Wednesday, January 2, 2019

What's The Return On Your Amway "Investment"?

So many IBOs are taught that they need to invest in their businesses. The investments however, aren't on equipment, employees, rent, or on advertising. In a typical Amway business, the investments that uplines often refer to are voicemail subcription, standing order, website fees, seminars and books. In many cases, an IBO keeps on investing in these materials without making an assessment on whether or not the investment was worth the money or if they are actually generating more business as a result of the investment.

I find it ironic that many Amway recruiters will hype the Amway business as one of low risk and little or no overhead. But when an IBO starts to get truly interested, suddenly an investment of money is vital to the success of their business. IBOs get caught up in the excitement of starting a business and they pour money into their shiny new Amway businesses, often without understanding the purpose of the investment, because they are following the advice of their experienced uplines. Eventually, most IBOs will realize that they aren't making money so they stop building the business and eventually quit. This is confirmed by the fact that over 90% of IBOs do not last 5 years and less than half of registered IBOs last even a full year.

For most, they will never recoup even their first month's worth of investments, even with a honest and earnest effort of building the business. Most IBOs never even make enough income to cover their voicemail bills. It is sad that uplines dupe their faithful followers into believing that their tools will help them succeed as IBOs. There is ZERO unbiased evidence that voicemail, functions and other materials do anything to help an IBO to make a substantial profit from the Amway business. It is my educated opinion that training materials sold by uplines have the exact opposite effect. The training materials and functions suck money out of an IBO's business and goes to the upline in the form of support materials profits.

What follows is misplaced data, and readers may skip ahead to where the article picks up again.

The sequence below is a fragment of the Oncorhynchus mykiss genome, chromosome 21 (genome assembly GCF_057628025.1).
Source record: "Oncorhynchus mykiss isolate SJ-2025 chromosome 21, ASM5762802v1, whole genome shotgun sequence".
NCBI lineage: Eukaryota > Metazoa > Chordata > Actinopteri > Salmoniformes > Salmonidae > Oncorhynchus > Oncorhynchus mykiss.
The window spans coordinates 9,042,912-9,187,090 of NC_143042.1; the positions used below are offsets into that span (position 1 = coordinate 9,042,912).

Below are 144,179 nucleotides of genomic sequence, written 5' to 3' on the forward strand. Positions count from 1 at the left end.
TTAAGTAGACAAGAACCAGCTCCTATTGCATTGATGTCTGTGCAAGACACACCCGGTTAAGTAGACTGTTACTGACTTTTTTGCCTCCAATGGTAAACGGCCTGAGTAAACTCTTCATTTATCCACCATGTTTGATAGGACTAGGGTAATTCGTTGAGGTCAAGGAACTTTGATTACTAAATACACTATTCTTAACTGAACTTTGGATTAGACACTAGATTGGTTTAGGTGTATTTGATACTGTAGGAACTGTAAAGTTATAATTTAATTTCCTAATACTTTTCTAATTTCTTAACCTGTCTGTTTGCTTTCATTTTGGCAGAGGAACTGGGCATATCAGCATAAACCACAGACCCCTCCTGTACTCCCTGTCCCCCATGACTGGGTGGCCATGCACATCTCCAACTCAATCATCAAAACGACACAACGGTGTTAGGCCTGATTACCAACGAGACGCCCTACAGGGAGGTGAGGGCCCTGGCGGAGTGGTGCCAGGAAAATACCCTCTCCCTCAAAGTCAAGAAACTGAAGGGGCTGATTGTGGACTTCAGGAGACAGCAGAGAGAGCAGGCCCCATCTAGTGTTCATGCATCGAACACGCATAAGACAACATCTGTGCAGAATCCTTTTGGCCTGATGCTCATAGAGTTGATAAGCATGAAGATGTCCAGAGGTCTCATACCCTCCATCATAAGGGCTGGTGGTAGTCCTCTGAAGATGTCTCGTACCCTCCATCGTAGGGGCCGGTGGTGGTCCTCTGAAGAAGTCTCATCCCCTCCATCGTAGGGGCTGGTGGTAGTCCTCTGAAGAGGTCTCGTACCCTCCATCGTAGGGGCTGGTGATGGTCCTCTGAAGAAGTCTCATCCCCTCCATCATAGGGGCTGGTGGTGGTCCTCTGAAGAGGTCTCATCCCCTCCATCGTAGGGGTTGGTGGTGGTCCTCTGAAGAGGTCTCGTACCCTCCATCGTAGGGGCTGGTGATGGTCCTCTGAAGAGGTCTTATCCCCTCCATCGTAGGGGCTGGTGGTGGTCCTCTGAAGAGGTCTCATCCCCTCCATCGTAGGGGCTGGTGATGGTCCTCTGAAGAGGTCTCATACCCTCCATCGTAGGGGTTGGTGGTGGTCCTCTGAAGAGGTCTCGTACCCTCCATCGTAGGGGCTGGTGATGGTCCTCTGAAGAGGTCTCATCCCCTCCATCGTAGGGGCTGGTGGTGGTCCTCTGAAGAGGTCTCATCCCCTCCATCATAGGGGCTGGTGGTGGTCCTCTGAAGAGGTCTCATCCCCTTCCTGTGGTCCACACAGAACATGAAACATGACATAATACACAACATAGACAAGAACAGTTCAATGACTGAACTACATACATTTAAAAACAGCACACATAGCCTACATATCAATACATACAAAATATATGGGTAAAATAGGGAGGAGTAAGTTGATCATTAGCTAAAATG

For most IBOs, there is little to no return on their investment. What has voicemail or a standing order done for your business? Ask yourself an honest question. What tangible result have you seen in your business as a result of attending a function or listening to a standing order? If there was any result, is it a one time phenomena or are the functions resulting in continued growth of downline and business volume? Even if you did see a small increase in volume for example, was it enough to justify taking a perhaps out of town trip by air and hotel expenses just for a small volume increase? Do the never ending standing orders result in your downline and volume growing or simply your bank account shrinking?

Any real business owner will look at expenses and make sure that any investments into their business results in more customers or more revenue. If not, then that expense is shut down and other options looked at. Since many IBOs don't have any customers or very few customers, is it worth your time and money to attend functions? Is standing order increasing your monthly volume or bonuses? This is not to persuade IBOs to quit, but simply food for thought so that IBOs will truly use their "business mentality" and decide for themselves if support materials vis a vis an "investment" in their Amway business is paying off or not. If not, you are enjoying a hobby called Amway. Hobbies cost you money, but they rarely make you money. Is Amway a business or a hobby?